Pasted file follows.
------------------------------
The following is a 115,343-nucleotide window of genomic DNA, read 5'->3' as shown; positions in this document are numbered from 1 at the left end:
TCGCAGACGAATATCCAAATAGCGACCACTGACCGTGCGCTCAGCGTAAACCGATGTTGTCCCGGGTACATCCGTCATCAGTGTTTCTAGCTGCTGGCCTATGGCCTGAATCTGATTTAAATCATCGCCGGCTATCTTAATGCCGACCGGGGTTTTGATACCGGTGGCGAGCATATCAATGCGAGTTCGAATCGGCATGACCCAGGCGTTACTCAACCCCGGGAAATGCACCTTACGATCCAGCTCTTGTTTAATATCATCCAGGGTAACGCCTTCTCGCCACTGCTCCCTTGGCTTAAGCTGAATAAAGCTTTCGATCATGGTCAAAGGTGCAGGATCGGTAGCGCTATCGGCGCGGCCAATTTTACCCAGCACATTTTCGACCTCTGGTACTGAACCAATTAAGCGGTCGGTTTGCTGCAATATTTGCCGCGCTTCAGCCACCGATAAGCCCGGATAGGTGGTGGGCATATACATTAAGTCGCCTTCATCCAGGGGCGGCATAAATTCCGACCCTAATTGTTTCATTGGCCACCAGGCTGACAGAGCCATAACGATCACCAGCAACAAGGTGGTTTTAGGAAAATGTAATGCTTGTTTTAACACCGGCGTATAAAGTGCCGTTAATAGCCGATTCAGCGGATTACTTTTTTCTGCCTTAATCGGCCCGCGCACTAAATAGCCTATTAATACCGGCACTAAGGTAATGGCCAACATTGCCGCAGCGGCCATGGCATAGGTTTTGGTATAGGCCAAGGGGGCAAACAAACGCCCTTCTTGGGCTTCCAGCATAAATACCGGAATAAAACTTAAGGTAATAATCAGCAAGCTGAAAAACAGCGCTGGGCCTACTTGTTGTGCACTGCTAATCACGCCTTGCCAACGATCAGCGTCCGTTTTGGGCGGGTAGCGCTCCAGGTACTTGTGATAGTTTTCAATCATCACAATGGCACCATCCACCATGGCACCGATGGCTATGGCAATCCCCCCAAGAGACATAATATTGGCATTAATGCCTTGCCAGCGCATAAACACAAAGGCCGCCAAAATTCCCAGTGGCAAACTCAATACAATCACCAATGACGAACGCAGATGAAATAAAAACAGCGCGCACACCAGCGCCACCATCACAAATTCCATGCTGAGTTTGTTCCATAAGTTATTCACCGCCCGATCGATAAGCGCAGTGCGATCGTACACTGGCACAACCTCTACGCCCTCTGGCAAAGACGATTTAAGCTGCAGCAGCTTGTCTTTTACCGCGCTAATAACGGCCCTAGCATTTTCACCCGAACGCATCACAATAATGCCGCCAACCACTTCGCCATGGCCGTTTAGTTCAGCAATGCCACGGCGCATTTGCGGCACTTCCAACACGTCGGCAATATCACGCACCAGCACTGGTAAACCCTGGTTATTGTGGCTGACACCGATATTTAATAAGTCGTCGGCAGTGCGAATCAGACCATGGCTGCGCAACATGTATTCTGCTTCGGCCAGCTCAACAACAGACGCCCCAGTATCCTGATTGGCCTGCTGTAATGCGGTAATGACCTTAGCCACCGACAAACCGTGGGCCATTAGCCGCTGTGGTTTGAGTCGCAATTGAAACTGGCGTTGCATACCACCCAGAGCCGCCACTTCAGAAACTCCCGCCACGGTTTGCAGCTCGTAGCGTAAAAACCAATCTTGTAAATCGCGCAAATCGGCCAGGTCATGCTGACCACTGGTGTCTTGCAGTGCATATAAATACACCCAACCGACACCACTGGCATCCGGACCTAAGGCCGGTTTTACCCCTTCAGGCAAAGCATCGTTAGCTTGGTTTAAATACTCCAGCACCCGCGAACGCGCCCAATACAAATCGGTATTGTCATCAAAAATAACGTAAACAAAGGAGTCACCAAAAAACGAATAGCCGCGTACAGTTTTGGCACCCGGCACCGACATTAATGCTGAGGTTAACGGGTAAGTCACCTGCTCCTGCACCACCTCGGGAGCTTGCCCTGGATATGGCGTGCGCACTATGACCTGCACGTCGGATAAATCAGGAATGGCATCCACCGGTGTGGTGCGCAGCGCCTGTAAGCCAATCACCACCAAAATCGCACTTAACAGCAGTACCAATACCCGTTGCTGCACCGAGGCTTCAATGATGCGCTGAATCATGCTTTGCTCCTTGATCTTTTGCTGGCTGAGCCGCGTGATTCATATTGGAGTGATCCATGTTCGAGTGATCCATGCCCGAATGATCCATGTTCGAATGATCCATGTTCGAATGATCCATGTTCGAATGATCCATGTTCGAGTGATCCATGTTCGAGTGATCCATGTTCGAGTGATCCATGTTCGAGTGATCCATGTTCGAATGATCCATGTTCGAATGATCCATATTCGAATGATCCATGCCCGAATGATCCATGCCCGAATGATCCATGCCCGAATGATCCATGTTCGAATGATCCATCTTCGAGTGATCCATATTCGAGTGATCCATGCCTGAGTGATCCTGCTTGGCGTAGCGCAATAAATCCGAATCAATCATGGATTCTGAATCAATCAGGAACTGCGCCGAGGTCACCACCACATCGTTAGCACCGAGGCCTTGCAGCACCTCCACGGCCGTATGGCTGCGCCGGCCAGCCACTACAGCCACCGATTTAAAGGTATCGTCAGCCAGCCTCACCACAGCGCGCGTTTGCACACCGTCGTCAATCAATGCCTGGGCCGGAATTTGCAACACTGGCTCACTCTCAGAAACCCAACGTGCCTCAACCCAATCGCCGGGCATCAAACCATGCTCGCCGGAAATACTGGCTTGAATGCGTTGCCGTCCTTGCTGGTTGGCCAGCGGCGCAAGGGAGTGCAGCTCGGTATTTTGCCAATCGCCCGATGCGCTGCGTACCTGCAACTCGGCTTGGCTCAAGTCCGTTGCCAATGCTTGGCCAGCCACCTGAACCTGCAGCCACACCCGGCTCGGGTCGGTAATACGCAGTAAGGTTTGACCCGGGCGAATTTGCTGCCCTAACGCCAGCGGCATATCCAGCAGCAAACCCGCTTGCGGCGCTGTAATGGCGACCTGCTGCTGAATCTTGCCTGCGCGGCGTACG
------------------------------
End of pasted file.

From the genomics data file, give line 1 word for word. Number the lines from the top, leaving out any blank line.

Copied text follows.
The following is a 115,343-nucleotide window of genomic DNA, read 5'->3' as shown; positions in this document are numbered from 1 at the left end: